Perhaps you might want to solely look at ETFs that offer bullish exposure, there is a watchlist there for you. If you particularly like one ETF provider (i.e. iShares is the biggest in the world), there is one there for you. If you want to look solely at Gold ETFs, then there is one sitting there waiting for you. As I did with the audience today, take a little time to check these out before then, duly going to Unisearch. My rationale for this is that you can then use the following field very productively:
Stock Watchlist = <Selected Watchlists>
If you know the key characteristics that you’re looking for in an ETF and the watchlist is there for you, it’s simple then to move on to your next criteria. That might be a dividend yield, with and Relative Timing level above 1 or that has recently been moved from a “Hold to a Buy”, for example. Also, remember that you can rank the resulting search by the metric you feel is most important. Again, Relative Timing can be an appropriate candidate here.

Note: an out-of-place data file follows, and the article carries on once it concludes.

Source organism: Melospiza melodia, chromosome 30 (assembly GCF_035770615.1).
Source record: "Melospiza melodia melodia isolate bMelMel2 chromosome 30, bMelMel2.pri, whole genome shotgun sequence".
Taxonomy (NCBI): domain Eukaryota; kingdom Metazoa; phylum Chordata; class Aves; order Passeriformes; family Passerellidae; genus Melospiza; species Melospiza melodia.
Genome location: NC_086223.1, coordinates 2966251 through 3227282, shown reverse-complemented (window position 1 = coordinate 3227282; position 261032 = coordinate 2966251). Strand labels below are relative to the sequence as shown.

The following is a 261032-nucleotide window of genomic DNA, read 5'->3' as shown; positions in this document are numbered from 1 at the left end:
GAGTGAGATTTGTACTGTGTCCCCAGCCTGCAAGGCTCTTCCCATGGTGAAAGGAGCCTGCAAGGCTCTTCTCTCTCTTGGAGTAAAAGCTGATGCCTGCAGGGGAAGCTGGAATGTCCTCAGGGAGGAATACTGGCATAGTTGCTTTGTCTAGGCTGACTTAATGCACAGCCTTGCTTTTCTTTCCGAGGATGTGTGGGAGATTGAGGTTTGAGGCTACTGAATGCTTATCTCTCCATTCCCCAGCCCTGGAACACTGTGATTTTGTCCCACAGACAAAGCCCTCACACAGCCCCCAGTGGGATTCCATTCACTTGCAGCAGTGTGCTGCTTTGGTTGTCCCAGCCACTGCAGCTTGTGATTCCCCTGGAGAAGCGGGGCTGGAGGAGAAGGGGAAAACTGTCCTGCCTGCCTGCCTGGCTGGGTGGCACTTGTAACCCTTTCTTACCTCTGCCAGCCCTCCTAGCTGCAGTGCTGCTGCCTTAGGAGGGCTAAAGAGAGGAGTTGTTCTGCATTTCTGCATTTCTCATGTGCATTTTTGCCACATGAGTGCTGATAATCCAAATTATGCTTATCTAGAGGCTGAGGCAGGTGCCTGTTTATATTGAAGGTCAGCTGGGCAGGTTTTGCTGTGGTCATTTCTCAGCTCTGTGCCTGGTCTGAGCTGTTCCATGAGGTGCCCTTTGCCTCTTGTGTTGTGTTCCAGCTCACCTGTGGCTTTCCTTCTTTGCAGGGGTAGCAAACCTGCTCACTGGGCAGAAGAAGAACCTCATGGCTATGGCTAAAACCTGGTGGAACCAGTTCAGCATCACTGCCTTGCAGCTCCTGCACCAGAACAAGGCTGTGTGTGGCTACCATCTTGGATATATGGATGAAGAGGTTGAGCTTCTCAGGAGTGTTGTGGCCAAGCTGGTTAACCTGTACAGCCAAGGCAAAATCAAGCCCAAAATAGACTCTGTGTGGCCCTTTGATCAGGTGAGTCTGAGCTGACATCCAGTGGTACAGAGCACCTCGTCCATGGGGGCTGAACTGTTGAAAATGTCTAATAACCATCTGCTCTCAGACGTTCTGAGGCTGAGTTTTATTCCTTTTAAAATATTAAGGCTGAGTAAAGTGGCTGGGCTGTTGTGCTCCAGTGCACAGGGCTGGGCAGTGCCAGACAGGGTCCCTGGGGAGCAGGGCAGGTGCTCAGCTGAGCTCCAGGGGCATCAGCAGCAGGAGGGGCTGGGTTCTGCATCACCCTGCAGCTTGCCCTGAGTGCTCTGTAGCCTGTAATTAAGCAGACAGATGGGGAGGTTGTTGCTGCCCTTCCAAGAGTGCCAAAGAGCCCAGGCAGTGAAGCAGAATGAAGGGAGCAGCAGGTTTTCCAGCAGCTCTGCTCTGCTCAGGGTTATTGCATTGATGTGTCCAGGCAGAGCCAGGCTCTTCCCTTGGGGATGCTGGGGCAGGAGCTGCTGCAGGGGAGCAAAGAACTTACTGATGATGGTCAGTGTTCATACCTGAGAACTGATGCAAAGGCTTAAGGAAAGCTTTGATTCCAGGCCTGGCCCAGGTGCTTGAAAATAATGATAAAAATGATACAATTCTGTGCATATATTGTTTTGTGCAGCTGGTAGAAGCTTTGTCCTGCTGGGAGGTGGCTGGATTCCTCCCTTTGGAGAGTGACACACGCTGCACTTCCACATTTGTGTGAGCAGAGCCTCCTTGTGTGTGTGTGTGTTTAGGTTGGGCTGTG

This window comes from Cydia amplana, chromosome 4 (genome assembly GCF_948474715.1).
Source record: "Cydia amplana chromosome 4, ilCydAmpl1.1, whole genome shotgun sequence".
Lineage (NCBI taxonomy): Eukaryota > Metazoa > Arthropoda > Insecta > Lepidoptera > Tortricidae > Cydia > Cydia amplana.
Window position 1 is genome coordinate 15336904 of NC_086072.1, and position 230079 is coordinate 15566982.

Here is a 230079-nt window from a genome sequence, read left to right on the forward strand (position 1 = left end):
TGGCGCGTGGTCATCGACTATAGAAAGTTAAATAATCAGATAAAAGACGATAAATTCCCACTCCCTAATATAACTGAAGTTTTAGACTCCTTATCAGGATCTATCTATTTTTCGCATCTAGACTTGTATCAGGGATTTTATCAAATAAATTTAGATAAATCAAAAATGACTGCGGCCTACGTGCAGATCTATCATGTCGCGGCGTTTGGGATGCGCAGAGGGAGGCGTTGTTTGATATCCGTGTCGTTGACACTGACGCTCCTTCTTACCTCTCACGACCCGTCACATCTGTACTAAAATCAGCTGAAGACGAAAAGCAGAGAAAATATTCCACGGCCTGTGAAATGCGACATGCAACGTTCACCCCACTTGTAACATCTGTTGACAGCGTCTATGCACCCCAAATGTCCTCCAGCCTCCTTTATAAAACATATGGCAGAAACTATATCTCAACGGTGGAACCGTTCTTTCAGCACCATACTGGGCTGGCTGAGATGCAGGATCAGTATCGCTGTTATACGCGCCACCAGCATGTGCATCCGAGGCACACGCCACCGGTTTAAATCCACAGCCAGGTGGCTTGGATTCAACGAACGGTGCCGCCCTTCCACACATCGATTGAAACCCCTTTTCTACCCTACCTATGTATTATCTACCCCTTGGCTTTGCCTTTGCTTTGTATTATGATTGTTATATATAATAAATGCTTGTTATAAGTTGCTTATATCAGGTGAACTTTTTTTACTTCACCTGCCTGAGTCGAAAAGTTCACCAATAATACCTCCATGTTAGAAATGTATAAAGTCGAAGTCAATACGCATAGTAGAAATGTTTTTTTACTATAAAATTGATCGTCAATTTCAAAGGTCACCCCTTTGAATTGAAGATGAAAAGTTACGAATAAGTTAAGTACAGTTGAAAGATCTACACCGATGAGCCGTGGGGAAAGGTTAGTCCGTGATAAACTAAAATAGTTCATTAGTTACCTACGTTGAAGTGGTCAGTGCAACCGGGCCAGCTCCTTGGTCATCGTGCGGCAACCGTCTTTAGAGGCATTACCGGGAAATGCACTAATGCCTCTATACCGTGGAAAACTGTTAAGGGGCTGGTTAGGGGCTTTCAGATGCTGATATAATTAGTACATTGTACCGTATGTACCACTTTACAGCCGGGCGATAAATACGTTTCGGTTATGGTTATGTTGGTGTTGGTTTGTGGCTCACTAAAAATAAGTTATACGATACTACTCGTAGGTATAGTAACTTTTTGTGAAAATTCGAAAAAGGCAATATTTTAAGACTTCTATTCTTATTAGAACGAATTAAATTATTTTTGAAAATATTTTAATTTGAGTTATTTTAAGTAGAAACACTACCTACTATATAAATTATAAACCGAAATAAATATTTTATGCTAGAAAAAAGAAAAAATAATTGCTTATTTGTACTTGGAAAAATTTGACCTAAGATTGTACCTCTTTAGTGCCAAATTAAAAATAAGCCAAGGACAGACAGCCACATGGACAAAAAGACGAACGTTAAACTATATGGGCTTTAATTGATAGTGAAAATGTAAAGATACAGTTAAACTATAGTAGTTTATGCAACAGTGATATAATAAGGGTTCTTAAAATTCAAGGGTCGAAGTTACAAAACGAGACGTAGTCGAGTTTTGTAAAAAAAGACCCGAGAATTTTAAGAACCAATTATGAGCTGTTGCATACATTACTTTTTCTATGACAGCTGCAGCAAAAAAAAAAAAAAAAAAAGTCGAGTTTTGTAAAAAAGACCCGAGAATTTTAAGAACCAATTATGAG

The ETF industry itself is growing all the time due to investor demand and nuance. According to the “National News”, the global exchange-traded fund industry attracted $80.28 billion in May, bringing net inflows this year’s inflows to $417.87bn, even as inflation concerns and US Federal Reserve rate increases weigh on markets, a report has said. Assets invested globally in the ETF industry hit $9.46 trillion at the end of May, up 1 percent from $9.36tn at the end of April. Statista highlights the massive growth in the sheer number of funds with “There were 8,552 ETFs globally in 2021, compared to 276 in 2003.”